Does your car player even play mp3's or wma's?If not then you need an Audio cd.You'll know you have one if you look at it in explorer and have .cda files on it.
Should I save the songs into a .cda file?  I converted the mp3 files to wma files, should I convert them to .cda?  Let me know?
Thank you

#5 lynn98109

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Posted 15 October 2006 - 11:26 AM

View PostMark Nave, on Oct 15 2006, 11:35 AM, said:

Should I save the songs into a .cda file?  I converted the mp3 files to wma files, should I convert them to .cda?  Let me know?
Thank you
Open Classic Creator.  Choose to make an Audio CD.  Drag the files you want to be on the disc into the layout (it is time-based, not space based; you are limited to about 80 minutes).  It will create the type of files and directory that will be recognized by Audio CD players (such as the one in your car) as an Audio CD.

The best way to save files is in .wav format, since that is CD standard.  While .mp3's can be made with more info, generally they are chosen as a way to compress the information.  That means, deleting some of the information.  There have been some posts by people who say it sounds wierd, which means that they can notice how much information was lost.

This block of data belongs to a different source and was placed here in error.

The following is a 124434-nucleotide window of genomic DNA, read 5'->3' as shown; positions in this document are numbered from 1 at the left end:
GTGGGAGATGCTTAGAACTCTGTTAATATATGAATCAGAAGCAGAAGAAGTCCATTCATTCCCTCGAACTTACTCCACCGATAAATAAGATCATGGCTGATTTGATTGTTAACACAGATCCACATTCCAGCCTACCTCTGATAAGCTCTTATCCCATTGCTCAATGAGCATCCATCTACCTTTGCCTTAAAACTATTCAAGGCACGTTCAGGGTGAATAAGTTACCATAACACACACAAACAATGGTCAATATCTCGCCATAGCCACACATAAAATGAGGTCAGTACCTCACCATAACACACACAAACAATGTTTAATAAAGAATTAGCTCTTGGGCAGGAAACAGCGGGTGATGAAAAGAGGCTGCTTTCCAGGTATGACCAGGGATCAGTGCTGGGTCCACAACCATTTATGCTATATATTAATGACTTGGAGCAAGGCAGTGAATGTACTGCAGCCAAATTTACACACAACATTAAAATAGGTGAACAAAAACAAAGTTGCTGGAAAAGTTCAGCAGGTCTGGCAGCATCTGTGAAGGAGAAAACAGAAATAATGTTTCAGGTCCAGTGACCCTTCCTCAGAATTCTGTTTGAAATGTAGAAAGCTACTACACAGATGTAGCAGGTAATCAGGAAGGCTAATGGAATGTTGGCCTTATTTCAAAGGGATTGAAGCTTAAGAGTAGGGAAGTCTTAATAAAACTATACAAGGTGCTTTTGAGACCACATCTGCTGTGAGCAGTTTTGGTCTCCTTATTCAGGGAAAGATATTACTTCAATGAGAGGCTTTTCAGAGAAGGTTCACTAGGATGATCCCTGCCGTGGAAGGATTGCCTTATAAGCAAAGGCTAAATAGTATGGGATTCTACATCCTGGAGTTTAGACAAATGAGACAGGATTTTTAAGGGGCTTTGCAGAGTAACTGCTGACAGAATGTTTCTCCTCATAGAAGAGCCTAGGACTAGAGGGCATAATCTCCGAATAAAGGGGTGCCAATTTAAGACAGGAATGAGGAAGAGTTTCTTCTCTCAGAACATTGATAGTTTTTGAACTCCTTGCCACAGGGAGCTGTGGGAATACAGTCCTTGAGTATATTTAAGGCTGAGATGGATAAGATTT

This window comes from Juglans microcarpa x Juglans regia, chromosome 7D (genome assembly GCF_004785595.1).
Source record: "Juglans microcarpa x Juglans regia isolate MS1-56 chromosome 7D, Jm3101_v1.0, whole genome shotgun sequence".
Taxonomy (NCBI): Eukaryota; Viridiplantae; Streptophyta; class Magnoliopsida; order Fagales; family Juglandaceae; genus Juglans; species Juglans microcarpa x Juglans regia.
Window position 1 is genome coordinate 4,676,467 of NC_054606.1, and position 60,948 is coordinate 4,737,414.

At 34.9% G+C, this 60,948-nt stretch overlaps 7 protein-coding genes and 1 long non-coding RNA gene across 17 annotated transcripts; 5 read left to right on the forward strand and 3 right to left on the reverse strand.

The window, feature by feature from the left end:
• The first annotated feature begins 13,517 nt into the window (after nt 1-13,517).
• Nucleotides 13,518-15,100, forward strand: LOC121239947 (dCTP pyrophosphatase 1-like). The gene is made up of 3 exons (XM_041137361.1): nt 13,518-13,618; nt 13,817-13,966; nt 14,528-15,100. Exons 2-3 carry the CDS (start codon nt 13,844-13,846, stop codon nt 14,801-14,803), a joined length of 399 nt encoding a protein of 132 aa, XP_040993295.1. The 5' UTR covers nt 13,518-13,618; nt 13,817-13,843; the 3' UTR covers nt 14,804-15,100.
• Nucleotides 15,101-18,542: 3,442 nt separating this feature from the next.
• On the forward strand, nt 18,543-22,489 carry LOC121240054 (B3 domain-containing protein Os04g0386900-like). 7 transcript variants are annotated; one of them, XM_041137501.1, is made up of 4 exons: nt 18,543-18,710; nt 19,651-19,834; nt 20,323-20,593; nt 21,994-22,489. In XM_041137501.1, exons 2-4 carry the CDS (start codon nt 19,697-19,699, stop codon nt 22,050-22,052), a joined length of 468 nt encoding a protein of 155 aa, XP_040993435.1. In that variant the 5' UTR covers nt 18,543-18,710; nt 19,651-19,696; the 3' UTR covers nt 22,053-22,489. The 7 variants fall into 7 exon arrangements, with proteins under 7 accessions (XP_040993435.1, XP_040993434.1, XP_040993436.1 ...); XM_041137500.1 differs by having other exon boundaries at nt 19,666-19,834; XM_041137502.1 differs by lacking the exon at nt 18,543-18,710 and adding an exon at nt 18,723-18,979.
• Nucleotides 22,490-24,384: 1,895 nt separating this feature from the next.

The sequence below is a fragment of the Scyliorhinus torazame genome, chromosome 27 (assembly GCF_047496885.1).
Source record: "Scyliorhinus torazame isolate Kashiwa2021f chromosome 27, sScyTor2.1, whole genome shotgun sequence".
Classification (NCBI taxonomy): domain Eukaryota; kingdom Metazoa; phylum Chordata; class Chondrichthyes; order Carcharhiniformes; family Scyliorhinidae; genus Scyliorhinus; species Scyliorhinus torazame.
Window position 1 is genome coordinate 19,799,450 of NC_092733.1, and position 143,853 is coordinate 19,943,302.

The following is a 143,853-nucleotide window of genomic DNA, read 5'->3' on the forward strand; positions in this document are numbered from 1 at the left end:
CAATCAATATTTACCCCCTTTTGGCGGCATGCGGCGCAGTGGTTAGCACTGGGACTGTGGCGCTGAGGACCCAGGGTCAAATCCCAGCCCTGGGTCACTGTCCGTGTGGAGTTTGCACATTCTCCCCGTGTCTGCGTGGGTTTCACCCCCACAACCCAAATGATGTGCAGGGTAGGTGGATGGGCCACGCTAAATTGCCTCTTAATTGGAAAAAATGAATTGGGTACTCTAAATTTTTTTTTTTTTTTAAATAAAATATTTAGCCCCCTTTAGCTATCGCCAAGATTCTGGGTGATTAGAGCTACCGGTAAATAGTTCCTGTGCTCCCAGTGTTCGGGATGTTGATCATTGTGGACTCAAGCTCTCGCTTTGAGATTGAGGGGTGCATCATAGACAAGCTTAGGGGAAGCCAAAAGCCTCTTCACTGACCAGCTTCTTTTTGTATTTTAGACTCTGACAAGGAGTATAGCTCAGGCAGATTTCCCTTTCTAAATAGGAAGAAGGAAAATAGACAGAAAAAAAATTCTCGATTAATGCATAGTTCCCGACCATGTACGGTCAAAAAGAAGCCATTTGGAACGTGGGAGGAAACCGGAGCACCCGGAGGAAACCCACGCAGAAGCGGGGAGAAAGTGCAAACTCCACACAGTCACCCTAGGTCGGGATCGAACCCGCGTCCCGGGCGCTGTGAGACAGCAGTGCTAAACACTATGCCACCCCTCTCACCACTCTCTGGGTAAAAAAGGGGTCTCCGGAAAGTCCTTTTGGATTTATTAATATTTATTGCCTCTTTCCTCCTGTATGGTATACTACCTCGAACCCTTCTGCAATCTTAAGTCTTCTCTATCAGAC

If the original .mp3s were made from CDs you own, you might better off to re-make the files in .wav format.  After you make the new CD-R, you can delete them.

BTW - .cda isn't actually a file format, it is simply a way to trick the computer into treating the files as if they were in a format.  Otherwise, you wouldn't see them on the computer.

Lynn

#6 Mark Nave

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Posted 15 October 2006 - 11:47 AM

View Postlynn98109, on Oct 15 2006, 11:26 AM, said:

Open Classic Creator.  Choose to make an Audio CD.  Drag the files you want to be on the disc into the layout (it is time-based, not space based; you are limited to about 80 minutes).  It will create the type of files and directory that will be recognized by Audio CD players (such as the one in your car) as an Audio CD.

The best way to save files is in .wav format, since that is CD standard.  While .mp3's can be made with more info, generally they are chosen as a way to compress the information.  That means, deleting some of the information.  There have been some posts by people who say it sounds wierd, which means that they can notice how much information was lost.

If the original .mp3s were made from CDs you own, you might better off to re-make the files in .wav format.  After you make the new CD-R, you can delete them.